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NNSL Photo/Graphic

Josh McDonald, left, and Gloria Nasogaluak are the new recreation programmers in Fort Liard. They plan to offer activities -- ranging from sports and games to arts and crafts -- for people of all ages. - Derek Neary/NNSL photo
Something for everyone

Derek Neary
Northern News Services

Fort Liard (June 25/04) - Fort Liard had gone a year without a recreation programmer, but now the community has two.

Gloria Nasogaluak and Josh McDonald, both recent graduates of Aurora College's two-year recreation leaders program in Inuvik, started their jobs last week.

Dianne Gonet, Fort Liard's mayor, said the hamlet is able to afford both positions because it had saved money with the job vacant for so long.

In addition, she said the municipality applied its GST rebate from the federal government towards the additional recreation staff member.

She also credited senior administrative officer John McKee for being a marvellous money manager.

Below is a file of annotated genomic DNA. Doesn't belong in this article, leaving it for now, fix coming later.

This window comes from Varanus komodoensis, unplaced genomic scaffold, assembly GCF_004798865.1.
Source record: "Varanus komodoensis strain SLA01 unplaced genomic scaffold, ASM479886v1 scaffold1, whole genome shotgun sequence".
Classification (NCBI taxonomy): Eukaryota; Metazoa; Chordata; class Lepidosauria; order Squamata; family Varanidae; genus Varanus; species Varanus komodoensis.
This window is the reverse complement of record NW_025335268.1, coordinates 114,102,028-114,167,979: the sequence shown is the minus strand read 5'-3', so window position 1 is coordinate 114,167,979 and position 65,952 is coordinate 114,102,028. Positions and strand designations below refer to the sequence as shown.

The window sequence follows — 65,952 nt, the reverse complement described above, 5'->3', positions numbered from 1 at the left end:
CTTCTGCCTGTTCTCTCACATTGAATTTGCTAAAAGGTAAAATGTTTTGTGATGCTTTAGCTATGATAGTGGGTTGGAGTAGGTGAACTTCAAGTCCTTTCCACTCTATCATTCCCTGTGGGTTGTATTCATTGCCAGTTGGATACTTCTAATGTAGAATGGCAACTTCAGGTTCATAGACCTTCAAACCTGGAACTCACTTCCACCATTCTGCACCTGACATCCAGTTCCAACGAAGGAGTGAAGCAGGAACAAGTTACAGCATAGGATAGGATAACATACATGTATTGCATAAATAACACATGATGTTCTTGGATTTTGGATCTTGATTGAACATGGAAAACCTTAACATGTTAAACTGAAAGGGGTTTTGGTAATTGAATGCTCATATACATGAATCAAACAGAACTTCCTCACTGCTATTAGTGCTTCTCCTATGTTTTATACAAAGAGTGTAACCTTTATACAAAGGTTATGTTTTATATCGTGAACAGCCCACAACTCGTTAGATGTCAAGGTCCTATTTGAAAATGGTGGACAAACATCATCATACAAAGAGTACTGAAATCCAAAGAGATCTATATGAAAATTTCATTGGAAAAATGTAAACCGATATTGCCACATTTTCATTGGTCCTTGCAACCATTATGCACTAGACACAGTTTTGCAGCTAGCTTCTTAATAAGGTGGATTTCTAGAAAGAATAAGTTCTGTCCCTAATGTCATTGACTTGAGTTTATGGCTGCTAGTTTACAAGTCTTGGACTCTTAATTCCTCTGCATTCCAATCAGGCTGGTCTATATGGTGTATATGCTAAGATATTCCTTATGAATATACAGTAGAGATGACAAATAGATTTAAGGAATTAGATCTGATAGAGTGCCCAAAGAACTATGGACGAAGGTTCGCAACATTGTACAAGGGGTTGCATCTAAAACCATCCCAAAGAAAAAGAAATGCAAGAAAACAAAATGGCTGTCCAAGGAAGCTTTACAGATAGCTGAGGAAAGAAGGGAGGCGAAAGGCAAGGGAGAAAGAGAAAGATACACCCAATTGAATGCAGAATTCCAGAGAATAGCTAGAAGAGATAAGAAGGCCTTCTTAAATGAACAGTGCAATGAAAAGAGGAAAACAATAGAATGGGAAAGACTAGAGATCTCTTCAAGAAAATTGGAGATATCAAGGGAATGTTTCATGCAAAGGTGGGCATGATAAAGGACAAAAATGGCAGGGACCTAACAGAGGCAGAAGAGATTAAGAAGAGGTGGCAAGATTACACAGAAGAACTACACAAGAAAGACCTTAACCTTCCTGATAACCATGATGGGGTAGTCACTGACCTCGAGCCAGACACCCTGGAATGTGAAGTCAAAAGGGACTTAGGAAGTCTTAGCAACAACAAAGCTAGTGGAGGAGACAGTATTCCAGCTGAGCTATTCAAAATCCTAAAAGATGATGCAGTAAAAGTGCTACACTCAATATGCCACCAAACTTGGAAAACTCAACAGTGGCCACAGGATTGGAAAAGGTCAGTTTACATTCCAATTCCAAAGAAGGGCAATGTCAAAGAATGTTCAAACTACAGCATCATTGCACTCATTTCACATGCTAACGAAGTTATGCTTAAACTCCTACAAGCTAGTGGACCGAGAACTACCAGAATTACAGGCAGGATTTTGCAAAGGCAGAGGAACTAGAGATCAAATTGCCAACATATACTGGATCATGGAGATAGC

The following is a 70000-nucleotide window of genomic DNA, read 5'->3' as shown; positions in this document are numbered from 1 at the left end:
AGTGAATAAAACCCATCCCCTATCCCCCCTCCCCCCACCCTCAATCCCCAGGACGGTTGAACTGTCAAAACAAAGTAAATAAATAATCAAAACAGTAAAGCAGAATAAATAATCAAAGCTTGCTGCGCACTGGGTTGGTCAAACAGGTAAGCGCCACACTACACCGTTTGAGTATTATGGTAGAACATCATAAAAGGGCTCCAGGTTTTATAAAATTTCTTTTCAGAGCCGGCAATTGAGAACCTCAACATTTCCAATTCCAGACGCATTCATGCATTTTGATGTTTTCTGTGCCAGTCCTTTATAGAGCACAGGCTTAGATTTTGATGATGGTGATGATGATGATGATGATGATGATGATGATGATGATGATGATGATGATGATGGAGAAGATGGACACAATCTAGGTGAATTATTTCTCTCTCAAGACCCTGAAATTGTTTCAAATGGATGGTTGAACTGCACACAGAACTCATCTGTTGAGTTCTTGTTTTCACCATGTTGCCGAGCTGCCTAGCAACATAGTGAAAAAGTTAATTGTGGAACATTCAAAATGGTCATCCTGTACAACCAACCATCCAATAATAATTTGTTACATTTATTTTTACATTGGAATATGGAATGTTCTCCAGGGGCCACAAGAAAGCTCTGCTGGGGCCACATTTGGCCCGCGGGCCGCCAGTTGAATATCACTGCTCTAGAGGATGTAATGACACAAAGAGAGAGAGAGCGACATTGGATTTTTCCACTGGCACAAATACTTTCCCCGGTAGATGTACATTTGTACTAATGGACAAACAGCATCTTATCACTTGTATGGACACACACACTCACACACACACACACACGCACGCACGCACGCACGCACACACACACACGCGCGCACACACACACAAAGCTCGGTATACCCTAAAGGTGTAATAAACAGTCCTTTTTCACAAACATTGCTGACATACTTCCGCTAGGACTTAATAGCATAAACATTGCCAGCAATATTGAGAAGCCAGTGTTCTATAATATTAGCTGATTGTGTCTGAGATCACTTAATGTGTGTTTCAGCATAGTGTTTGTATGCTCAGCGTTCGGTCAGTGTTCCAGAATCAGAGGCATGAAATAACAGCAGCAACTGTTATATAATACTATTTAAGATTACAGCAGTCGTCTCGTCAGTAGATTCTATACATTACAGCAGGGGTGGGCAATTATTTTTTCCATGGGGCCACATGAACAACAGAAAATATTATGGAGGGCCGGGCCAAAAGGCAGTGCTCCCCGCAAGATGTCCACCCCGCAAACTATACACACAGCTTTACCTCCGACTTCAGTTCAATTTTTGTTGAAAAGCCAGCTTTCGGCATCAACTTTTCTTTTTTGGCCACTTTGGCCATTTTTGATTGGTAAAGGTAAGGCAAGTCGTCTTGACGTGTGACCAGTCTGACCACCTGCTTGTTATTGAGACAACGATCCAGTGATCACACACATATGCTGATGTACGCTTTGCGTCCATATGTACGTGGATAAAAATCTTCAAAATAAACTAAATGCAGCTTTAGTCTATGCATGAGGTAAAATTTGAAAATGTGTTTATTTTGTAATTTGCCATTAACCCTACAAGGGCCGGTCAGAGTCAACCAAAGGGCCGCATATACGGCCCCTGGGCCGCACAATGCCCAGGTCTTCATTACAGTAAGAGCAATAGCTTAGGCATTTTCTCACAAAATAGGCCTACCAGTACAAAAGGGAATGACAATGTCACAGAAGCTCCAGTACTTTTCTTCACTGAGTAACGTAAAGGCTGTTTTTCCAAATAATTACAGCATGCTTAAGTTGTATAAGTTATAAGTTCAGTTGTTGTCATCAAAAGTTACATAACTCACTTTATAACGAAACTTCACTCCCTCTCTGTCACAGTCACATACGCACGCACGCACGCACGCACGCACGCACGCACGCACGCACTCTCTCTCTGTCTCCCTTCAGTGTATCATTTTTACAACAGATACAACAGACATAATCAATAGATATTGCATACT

Previous attempts were made to fill the position, but they fell through on a few occasions, according to Gonet.

Fort Liard's community action committee will help guide the new recreation programmers, she noted.

She said the committee is emphasizing healthy lifestyles and it wants youth participation in devising schedules and activities.

To that end, Nasogaluak and McDonald visited each class at Echo Dene school last week to introduce themselves.

They asked students about their preferences and found out that soccer, recreation games such as predator, camp-outs and ball hockey were at the top of the list.

Summer multi-sport camp

McDonald and Nasogaluak also volunteered to help out with Aboriginal Day activities, are lending a hand with Canada Day events, will be helping to set up a summer multi-sport camp and will establish a monthly recreation calendar.

Nasogaluak said activities will be for young and old and will include arts and crafts.

"I enjoy working with the youth and I have respect for my elders," she said.

The couple decided to take the jobs for the change of scenery -- there are no trees in Inuvik -- and because they are able to work together.

"This community has been very welcoming," said Nasogaluak. "Everybody's been very nice."

McDonald said the social aspects of recreation interested him in the profession.

"I have a passion for having big gatherings where people are having lots of fun and seeing smiling faces," he said. "It makes for a more healthy community."